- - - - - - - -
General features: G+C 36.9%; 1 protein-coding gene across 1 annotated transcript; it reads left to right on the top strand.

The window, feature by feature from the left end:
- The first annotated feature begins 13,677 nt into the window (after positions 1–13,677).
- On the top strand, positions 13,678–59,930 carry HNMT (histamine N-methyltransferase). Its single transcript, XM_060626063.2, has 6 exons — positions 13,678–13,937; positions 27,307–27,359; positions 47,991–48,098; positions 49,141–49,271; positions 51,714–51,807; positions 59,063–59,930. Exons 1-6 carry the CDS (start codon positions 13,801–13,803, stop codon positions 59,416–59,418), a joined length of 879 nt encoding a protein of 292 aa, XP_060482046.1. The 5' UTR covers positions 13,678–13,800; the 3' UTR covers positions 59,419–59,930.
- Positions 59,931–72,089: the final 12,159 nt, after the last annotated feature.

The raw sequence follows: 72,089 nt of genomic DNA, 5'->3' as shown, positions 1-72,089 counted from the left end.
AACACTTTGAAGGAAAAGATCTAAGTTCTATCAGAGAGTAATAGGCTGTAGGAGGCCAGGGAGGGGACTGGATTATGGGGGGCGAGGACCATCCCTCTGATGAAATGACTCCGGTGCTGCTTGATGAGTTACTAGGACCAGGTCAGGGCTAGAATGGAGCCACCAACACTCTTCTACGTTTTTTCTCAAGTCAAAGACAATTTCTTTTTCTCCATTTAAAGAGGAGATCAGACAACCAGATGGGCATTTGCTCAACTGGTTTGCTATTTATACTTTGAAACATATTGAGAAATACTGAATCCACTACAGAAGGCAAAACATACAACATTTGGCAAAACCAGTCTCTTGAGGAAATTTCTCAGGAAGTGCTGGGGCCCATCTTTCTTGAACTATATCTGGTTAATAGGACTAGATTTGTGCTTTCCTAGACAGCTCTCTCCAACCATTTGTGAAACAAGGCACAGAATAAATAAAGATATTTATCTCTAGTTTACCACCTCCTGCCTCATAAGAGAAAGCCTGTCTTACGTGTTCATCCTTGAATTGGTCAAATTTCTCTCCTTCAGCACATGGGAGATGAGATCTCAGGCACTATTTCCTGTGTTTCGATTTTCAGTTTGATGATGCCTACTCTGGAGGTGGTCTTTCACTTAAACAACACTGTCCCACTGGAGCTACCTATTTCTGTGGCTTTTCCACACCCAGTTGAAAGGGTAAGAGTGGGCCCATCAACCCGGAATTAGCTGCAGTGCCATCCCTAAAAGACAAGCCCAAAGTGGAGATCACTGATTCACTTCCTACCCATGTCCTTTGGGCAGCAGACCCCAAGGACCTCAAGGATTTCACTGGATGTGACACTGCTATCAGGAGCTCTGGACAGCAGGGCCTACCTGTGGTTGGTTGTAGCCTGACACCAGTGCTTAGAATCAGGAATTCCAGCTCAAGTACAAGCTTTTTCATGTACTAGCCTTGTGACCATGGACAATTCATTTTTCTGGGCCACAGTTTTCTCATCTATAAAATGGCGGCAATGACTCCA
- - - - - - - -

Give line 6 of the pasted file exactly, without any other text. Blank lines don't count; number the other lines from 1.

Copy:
The raw sequence follows: 72,089 nt of genomic DNA, 5'->3' as shown, positions 1-72,089 counted from the left end.